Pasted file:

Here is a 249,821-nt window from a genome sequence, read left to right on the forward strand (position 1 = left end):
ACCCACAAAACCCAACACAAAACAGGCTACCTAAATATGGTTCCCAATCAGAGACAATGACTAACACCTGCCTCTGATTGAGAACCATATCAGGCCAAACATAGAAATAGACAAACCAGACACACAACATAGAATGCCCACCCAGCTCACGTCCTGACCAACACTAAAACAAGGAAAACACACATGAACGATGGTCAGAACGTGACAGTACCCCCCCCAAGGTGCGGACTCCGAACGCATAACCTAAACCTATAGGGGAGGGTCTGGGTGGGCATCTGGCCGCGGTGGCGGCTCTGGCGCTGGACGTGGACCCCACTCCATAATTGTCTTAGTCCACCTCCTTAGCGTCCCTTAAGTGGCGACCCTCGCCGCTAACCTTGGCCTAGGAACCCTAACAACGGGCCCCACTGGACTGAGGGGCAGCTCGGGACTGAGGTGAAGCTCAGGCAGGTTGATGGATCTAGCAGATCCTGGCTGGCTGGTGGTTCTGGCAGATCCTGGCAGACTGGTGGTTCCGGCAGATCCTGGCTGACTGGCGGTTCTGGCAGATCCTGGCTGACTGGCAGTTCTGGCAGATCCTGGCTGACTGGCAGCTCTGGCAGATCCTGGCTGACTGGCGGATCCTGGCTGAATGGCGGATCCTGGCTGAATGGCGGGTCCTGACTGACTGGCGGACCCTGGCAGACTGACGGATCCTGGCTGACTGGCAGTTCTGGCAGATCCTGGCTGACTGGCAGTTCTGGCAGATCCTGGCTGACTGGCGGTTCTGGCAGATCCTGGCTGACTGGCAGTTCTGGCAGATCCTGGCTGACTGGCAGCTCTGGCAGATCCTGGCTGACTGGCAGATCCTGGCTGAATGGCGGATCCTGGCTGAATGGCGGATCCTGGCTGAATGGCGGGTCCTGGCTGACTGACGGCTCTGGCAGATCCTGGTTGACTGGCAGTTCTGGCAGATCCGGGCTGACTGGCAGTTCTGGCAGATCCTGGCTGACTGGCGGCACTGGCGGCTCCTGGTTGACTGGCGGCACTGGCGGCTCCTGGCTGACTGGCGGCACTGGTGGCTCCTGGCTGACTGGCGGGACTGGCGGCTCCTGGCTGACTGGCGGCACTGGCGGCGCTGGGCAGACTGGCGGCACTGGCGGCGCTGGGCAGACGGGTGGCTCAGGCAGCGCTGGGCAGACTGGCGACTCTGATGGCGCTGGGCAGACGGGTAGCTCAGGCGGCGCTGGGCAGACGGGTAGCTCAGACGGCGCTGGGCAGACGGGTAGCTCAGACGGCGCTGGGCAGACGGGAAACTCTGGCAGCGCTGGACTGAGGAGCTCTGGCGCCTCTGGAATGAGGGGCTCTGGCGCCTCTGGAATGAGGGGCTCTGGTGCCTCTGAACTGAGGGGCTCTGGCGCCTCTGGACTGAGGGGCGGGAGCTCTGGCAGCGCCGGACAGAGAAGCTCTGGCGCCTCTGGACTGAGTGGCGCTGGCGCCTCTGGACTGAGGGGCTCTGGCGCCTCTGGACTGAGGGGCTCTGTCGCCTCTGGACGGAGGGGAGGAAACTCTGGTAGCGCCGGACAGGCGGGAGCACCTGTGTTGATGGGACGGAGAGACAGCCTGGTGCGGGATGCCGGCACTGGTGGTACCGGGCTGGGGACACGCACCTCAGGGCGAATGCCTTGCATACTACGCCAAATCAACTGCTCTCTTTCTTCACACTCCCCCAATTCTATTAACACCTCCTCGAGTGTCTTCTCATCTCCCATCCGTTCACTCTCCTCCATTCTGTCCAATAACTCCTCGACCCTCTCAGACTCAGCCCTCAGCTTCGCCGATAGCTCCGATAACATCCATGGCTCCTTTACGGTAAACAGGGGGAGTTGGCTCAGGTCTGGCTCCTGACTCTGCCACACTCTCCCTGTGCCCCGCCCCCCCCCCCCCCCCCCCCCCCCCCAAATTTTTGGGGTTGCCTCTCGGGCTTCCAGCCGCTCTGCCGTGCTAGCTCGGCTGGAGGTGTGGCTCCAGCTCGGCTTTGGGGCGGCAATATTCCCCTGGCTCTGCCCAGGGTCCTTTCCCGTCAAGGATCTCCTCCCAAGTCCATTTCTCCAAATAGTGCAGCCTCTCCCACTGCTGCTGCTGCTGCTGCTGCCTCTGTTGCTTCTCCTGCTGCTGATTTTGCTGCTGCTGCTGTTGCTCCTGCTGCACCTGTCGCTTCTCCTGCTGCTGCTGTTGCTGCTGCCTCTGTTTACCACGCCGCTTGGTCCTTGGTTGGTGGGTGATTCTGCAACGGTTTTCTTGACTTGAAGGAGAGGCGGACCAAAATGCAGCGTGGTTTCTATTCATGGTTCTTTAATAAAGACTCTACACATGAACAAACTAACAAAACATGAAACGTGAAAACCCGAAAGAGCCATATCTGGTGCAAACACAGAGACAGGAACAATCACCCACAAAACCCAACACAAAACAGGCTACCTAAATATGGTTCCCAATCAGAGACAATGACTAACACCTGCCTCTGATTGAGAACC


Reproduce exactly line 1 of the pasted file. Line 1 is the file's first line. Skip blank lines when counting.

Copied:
Here is a 249,821-nt window from a genome sequence, read left to right on the forward strand (position 1 = left end):